The LG G4 – the best Android smartphone of 2015?

Smartphones are not only getting smarter, they’re also getting bigger. It was only a couple of years ago that my old iPhone 4S felt like a premier device that could do almost anything. Now, after spending a lot of time using a Nexus 5, the diminutive iOS handset seems more like something out of Zoolander than a phone that grown ups can use.


Of course Android phones were the first to make the leap into larger forms, with most of the top models for the past few years dwarfing Apple’s offerings. Samsung even introduced a new category of device with its Note range, causing the creation of a word the world could truly do without – the Phablet. What was wrong with the Tahone? It sounded far more exotic and less like a marital aid, but them’s the breaks.

Now¬†LG has recently updated its flagship range with the new G4, a powerhouse device with many excellent features…but, has the craze for size actually hampered this design?

Having spent the last eighteen months using a Nexus 5 as my daily driver, I’m not one to eschew the delights of a bigger handset. Admittedly it did take a little getting used to initially, but now I’d regard the 5″ device as probably the optimum size. It’s big enough to enjoy the web, videos, and reading, but not so much that you can’t reach anything on the screen or feel like you’re holding a tea tray to your head when you make a phone call. Important stuff.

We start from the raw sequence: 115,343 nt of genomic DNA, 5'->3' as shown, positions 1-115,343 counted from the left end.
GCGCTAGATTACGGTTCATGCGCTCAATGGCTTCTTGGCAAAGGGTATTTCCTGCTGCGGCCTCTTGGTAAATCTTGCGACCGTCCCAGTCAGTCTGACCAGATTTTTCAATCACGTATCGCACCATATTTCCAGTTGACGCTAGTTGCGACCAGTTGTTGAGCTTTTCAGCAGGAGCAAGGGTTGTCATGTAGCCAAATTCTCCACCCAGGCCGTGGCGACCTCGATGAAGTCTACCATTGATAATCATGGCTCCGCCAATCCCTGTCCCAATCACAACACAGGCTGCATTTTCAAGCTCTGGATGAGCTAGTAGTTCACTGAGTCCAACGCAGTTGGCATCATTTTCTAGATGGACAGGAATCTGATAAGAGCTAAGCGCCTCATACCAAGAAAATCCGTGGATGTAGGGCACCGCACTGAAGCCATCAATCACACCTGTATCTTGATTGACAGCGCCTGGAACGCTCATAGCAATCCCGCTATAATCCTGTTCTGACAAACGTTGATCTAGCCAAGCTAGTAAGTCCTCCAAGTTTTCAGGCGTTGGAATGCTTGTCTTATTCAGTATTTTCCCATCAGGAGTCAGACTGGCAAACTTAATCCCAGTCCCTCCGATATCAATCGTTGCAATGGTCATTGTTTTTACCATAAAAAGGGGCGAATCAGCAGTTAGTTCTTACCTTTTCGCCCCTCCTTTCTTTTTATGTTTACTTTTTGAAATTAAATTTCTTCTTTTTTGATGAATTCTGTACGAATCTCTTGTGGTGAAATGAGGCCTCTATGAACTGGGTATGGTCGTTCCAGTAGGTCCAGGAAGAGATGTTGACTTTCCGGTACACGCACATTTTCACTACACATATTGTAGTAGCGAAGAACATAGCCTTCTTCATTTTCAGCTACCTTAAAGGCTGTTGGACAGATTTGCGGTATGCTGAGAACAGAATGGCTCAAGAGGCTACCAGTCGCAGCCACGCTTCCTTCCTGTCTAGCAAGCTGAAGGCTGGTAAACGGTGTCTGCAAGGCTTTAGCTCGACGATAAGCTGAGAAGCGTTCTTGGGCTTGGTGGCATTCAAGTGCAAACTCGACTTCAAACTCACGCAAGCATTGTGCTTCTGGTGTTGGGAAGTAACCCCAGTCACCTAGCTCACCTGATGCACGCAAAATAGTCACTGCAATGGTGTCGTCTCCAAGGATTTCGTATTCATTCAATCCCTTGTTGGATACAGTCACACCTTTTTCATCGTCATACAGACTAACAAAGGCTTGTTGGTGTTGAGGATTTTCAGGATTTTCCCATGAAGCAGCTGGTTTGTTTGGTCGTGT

Nexus 5 & LG G4
Nexus 5 & LG G4

The LG G4 comes in at 5.5″, which might not sound like much, but actually makes quite a difference. In the hand it’s heavy, although not uncomfortably so. The body and screen are gently curved, which does make it sit well in your palm, but on this Korean model I reviewed the current genius trend for making expensive, mainly glass devices, incredibly slippy is in full force. For the first few days I was terrified of the G4 leaping from my grasp at any moment, so much so that I avoided taking it out of my pocket if I was walking down the street. Those who live in plush, green fields, or never leave the confines of a deeply carpeted house, will avoid these stressful issues, although static electricity could become an issue in the latter. LG does offer a leather backed version, which would certainly go a long way to solving this issue, but if you opt for a more standard model you’re definitely going to need a case, or at least some sedatives to avoid a heart attack.

While you can use the G4 one handed, it’s not really ideal. The reach is just too big for my average sized hands even with Android’s sensible placement of navigation buttons. To compensate for the larger frame LG has once again opted to place the power and volume buttons directly on the back of the unit rather than the side, just like on the G3. While this does make them easier to reach, it also makes them impossible to see, and I found myself feeling around for them unsuccessfully on more than one occasion. Maybe with more time you would get used to it, but for now I find it somewhat awkward.

Buttons on the back
Buttons on the back